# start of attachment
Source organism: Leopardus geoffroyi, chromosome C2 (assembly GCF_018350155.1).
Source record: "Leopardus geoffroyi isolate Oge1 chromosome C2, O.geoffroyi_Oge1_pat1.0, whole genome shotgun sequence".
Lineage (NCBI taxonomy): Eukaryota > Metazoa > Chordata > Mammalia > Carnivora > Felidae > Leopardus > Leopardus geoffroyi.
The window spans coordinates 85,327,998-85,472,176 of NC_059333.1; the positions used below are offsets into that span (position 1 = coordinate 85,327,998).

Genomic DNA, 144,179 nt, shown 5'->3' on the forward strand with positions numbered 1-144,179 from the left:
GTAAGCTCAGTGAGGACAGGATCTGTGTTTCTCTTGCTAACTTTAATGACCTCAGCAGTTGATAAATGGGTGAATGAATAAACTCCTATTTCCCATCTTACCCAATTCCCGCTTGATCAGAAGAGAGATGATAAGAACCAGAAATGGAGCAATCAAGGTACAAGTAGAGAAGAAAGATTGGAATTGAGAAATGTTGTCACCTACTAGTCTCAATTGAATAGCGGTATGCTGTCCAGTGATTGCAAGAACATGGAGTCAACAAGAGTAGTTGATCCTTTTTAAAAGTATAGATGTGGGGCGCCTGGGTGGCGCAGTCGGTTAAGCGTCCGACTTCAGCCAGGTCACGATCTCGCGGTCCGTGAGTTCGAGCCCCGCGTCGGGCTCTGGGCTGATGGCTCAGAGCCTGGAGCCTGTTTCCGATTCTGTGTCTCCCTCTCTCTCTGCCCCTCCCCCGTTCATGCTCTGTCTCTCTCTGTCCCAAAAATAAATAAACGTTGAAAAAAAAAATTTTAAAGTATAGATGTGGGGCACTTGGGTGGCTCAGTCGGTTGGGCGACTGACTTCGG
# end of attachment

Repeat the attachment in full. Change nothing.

Source organism: Leopardus geoffroyi, chromosome C2 (assembly GCF_018350155.1).
Source record: "Leopardus geoffroyi isolate Oge1 chromosome C2, O.geoffroyi_Oge1_pat1.0, whole genome shotgun sequence".
Lineage (NCBI taxonomy): Eukaryota > Metazoa > Chordata > Mammalia > Carnivora > Felidae > Leopardus > Leopardus geoffroyi.
The window spans coordinates 85,327,998-85,472,176 of NC_059333.1; the positions used below are offsets into that span (position 1 = coordinate 85,327,998).

Genomic DNA, 144,179 nt, shown 5'->3' on the forward strand with positions numbered 1-144,179 from the left:
GTAAGCTCAGTGAGGACAGGATCTGTGTTTCTCTTGCTAACTTTAATGACCTCAGCAGTTGATAAATGGGTGAATGAATAAACTCCTATTTCCCATCTTACCCAATTCCCGCTTGATCAGAAGAGAGATGATAAGAACCAGAAATGGAGCAATCAAGGTACAAGTAGAGAAGAAAGATTGGAATTGAGAAATGTTGTCACCTACTAGTCTCAATTGAATAGCGGTATGCTGTCCAGTGATTGCAAGAACATGGAGTCAACAAGAGTAGTTGATCCTTTTTAAAAGTATAGATGTGGGGCGCCTGGGTGGCGCAGTCGGTTAAGCGTCCGACTTCAGCCAGGTCACGATCTCGCGGTCCGTGAGTTCGAGCCCCGCGTCGGGCTCTGGGCTGATGGCTCAGAGCCTGGAGCCTGTTTCCGATTCTGTGTCTCCCTCTCTCTCTGCCCCTCCCCCGTTCATGCTCTGTCTCTCTCTGTCCCAAAAATAAATAAACGTTGAAAAAAAAAATTTTAAAGTATAGATGTGGGGCACTTGGGTGGCTCAGTCGGTTGGGCGACTGACTTCGG